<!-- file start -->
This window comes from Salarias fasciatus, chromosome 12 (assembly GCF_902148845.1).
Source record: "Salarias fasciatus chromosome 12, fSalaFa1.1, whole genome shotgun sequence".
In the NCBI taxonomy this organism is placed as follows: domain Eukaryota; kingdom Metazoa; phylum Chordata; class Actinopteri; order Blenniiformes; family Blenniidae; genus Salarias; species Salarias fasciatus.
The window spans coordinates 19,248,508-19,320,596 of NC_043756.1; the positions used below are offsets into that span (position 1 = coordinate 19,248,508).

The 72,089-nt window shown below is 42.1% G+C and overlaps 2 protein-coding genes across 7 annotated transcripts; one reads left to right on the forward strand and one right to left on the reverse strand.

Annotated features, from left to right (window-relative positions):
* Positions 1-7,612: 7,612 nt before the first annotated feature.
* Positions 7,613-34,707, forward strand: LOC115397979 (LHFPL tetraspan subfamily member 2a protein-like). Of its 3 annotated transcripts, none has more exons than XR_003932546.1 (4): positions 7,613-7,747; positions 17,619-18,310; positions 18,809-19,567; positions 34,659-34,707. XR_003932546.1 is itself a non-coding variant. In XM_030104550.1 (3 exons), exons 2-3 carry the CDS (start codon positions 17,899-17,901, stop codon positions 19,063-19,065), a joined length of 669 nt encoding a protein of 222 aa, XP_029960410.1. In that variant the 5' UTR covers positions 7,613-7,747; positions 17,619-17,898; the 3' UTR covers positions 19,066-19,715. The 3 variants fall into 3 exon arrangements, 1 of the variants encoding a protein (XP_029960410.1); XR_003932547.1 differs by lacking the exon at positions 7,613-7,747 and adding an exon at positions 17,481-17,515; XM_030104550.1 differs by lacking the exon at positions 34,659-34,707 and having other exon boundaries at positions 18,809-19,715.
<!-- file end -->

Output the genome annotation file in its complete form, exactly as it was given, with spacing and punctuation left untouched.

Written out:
This window comes from Salarias fasciatus, chromosome 12 (assembly GCF_902148845.1).
Source record: "Salarias fasciatus chromosome 12, fSalaFa1.1, whole genome shotgun sequence".
In the NCBI taxonomy this organism is placed as follows: domain Eukaryota; kingdom Metazoa; phylum Chordata; class Actinopteri; order Blenniiformes; family Blenniidae; genus Salarias; species Salarias fasciatus.
The window spans coordinates 19,248,508-19,320,596 of NC_043756.1; the positions used below are offsets into that span (position 1 = coordinate 19,248,508).

The 72,089-nt window shown below is 42.1% G+C and overlaps 2 protein-coding genes across 7 annotated transcripts; one reads left to right on the forward strand and one right to left on the reverse strand.

Annotated features, from left to right (window-relative positions):
* Positions 1-7,612: 7,612 nt before the first annotated feature.
* Positions 7,613-34,707, forward strand: LOC115397979 (LHFPL tetraspan subfamily member 2a protein-like). Of its 3 annotated transcripts, none has more exons than XR_003932546.1 (4): positions 7,613-7,747; positions 17,619-18,310; positions 18,809-19,567; positions 34,659-34,707. XR_003932546.1 is itself a non-coding variant. In XM_030104550.1 (3 exons), exons 2-3 carry the CDS (start codon positions 17,899-17,901, stop codon positions 19,063-19,065), a joined length of 669 nt encoding a protein of 222 aa, XP_029960410.1. In that variant the 5' UTR covers positions 7,613-7,747; positions 17,619-17,898; the 3' UTR covers positions 19,066-19,715. The 3 variants fall into 3 exon arrangements, 1 of the variants encoding a protein (XP_029960410.1); XR_003932547.1 differs by lacking the exon at positions 7,613-7,747 and adding an exon at positions 17,481-17,515; XM_030104550.1 differs by lacking the exon at positions 34,659-34,707 and having other exon boundaries at positions 18,809-19,715.